(A. Rose and A. Lawton, 1999, 114) Conditions of employment, and to a large extent the division of labor, among professional groups are determined locally, rather than by central or professional regulations. Local entities engage in setting the boundaries for their own activities (D. Farnham and S. Horton, 1996, 125).
The base for recruiting leaders and personnel has become increasingly defined according to this broad concept of organization. (G. Johnson and K. Scholes, 2002, 73) New leaders are not recruited exclusively from the same organizations. Explicit policies have been designed for recruiting social service managers from other types of organization, and the fact that there are so few leaders in the public sector with experience from non-public organizations has been seen as a problem. (A. Rose and A.
Lawton, 1999, 117) The experience of leading and managing organizations in general has come to be regarded as an important career qualification, more valuable than experience within the practical field of the public service concerned. US social services have been asked to formulate their own particular objectives and to produce policy statements and performance reports in which they emphasize the differences between themselves and other services. Some have actively marketed themselves with the help of these profiles, with logos of their own and sometimes even with new names emphasizing their special identity in order to attract more 'customers'. (A. Rose and A. Lawton, 1999, 117) Several recent US social service reforms have aimed at 'letting managers manage' or at 'freeing managers to manage' (D. Farnham and S.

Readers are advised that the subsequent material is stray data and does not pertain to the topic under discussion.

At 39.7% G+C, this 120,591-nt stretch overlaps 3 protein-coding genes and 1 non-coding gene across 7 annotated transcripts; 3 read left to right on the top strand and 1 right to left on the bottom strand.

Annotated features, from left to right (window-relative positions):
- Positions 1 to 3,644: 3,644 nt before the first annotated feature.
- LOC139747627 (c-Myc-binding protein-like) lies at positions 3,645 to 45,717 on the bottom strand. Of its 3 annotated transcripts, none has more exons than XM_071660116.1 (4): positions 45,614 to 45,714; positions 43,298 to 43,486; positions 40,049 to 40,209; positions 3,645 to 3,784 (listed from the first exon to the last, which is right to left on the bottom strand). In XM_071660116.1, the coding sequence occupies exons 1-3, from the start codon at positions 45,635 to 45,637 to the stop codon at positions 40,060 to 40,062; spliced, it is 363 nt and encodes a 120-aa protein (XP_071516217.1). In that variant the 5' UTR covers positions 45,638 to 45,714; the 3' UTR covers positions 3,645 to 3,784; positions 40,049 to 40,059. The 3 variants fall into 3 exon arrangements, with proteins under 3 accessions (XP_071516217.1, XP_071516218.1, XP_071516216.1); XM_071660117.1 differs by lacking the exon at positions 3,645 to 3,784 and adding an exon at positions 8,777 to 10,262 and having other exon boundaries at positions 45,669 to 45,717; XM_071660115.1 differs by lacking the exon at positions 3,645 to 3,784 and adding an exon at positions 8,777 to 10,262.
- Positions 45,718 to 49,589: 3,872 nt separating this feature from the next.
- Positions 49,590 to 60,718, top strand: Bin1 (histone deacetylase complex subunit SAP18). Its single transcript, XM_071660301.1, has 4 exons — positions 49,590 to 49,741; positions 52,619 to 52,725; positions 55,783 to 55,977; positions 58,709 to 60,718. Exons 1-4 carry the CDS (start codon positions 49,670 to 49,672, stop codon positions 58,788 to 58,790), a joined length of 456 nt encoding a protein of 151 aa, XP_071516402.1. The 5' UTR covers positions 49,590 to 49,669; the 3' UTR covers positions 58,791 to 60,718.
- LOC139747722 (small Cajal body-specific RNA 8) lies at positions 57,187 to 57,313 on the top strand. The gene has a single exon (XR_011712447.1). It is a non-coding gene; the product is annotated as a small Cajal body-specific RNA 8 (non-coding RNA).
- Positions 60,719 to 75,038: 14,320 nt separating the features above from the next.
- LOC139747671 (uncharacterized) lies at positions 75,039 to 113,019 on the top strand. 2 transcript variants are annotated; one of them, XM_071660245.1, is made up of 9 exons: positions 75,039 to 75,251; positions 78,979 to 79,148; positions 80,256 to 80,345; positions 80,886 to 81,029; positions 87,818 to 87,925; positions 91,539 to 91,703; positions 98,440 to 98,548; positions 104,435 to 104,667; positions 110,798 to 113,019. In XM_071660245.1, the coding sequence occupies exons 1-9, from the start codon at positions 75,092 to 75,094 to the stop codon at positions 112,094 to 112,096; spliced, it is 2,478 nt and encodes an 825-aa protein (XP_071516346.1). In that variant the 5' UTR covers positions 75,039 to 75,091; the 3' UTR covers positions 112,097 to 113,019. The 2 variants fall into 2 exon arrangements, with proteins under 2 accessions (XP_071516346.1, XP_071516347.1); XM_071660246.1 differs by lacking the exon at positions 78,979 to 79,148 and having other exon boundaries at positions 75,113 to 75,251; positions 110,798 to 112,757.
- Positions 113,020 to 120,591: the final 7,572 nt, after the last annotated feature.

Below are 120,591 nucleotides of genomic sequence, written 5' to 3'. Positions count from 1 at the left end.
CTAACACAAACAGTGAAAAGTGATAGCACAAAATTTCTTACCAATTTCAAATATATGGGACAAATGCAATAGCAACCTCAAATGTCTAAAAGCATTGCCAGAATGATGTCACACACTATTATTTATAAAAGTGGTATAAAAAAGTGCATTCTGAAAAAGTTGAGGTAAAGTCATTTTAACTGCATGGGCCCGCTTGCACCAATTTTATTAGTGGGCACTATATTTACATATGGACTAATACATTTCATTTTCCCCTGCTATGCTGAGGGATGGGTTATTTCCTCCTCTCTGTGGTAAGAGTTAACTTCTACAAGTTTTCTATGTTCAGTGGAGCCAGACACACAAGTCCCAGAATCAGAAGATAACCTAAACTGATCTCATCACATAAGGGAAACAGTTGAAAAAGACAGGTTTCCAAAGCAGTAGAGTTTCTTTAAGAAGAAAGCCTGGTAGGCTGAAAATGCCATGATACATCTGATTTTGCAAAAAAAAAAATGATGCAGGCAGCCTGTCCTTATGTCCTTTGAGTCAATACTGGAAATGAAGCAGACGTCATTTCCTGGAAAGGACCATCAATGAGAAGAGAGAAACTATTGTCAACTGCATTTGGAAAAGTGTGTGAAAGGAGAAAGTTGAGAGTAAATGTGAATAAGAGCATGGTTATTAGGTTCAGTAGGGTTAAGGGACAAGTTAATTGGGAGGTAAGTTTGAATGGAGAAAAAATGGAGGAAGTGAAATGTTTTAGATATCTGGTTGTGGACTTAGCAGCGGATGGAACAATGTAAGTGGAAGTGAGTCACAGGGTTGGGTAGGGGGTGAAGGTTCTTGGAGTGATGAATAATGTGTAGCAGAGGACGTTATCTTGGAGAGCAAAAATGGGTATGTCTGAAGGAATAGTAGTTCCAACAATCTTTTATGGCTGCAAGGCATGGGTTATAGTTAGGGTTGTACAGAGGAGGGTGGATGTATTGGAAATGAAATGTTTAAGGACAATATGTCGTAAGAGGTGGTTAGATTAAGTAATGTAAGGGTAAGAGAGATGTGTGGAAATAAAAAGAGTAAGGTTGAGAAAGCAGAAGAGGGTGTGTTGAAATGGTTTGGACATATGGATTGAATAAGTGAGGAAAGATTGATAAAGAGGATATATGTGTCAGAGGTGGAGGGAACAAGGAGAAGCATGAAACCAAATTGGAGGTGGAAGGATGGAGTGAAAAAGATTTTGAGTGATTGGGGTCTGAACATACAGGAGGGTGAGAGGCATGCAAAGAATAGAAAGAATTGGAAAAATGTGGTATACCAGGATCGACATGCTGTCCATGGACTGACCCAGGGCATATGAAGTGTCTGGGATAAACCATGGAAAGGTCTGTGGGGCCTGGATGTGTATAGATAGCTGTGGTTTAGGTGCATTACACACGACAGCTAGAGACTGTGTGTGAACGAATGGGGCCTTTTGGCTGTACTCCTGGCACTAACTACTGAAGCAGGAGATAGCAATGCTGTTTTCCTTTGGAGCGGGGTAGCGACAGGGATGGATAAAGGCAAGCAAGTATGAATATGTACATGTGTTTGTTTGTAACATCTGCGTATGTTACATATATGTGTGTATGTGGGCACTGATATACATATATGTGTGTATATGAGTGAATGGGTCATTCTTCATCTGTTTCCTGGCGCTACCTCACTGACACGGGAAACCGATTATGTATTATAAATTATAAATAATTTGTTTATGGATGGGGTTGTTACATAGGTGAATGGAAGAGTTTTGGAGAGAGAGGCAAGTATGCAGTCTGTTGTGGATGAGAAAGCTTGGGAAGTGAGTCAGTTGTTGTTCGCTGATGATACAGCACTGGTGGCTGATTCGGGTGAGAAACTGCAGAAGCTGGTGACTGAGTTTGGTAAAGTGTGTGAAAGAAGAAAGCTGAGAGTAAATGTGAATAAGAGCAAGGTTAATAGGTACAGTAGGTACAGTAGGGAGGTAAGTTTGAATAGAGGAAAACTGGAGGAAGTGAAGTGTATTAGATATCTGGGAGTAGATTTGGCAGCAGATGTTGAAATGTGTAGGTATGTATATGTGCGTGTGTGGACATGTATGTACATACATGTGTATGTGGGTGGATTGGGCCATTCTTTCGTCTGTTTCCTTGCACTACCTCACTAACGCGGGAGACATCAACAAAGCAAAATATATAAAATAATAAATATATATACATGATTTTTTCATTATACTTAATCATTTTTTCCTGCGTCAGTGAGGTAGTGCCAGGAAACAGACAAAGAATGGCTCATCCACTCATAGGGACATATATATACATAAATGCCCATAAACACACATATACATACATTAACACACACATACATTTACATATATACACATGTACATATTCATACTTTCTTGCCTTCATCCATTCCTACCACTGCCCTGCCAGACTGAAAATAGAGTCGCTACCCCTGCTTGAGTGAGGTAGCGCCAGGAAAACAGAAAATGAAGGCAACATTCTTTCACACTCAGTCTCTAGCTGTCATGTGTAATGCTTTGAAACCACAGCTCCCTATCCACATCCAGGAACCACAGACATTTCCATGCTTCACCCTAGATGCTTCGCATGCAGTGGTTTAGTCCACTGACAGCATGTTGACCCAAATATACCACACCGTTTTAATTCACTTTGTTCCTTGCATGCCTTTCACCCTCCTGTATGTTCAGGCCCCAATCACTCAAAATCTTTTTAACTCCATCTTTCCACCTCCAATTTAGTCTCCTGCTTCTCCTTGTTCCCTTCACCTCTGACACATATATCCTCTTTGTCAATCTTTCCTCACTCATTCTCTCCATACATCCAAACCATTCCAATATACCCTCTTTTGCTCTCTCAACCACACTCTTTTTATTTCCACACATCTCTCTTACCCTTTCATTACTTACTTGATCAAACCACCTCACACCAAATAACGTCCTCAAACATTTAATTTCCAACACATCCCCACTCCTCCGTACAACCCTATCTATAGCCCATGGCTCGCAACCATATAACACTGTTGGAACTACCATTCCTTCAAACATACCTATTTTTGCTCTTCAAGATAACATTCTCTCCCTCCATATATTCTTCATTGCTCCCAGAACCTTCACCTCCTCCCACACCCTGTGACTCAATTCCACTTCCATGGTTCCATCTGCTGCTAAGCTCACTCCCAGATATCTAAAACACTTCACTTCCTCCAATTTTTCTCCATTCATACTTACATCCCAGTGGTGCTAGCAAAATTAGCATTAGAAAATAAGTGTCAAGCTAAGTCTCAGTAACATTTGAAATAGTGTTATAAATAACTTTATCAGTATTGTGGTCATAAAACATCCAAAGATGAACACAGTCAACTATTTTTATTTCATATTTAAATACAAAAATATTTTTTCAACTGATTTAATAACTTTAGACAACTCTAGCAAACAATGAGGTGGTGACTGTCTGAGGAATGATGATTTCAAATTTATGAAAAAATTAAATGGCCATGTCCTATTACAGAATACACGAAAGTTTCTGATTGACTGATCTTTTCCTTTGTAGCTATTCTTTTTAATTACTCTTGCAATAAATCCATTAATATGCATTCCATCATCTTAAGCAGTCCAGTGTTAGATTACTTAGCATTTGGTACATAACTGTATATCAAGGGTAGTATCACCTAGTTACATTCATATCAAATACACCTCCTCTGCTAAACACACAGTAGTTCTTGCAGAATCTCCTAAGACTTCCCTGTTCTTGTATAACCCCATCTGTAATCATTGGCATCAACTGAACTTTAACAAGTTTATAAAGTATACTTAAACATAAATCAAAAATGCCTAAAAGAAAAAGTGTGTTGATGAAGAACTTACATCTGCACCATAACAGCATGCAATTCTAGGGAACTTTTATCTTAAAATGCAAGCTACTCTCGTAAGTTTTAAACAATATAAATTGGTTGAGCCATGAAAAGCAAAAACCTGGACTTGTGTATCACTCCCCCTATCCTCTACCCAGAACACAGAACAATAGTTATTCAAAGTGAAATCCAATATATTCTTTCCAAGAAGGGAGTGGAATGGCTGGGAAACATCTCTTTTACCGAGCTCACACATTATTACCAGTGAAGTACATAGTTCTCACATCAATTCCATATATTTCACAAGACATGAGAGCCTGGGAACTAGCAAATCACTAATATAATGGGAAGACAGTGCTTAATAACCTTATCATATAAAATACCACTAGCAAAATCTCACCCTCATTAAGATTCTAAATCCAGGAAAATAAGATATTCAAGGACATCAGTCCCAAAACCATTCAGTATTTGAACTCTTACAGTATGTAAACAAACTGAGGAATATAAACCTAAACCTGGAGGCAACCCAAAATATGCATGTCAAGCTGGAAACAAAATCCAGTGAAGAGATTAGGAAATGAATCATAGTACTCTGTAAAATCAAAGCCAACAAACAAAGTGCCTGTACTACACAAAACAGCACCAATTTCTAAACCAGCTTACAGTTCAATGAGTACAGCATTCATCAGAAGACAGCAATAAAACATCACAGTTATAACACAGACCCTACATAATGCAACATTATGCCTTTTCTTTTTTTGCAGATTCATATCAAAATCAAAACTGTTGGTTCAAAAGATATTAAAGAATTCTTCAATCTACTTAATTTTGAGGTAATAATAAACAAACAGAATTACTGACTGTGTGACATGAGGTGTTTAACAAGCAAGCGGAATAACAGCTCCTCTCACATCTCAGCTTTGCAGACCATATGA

Horton, 1996, 181). Chief executives are defined as managers enjoying freedom of choice, rather than as civil servants following and implementing central directives. These managers are expected to launch their own initiatives, to design activities and to transform the entity concerned so that it becomes something special, with its own special characteristics. In order to strengthen local coordination and control, many US social services have established management teams, and a number of new middle management positions have been created. As managers have been allowed greater discretion, their leadership role has been emphasized and consequently also the need for training in leadership and strategic management. Top management is expected to achieve control with the help of management accounting techniques, whereby people or units are made accountable for certain activities and results. (G. Johnson and K. Scholes, 2002, 79) After the transition to the 21st century paradigm of business, leadership has become the most important word for the reformers in the US social services.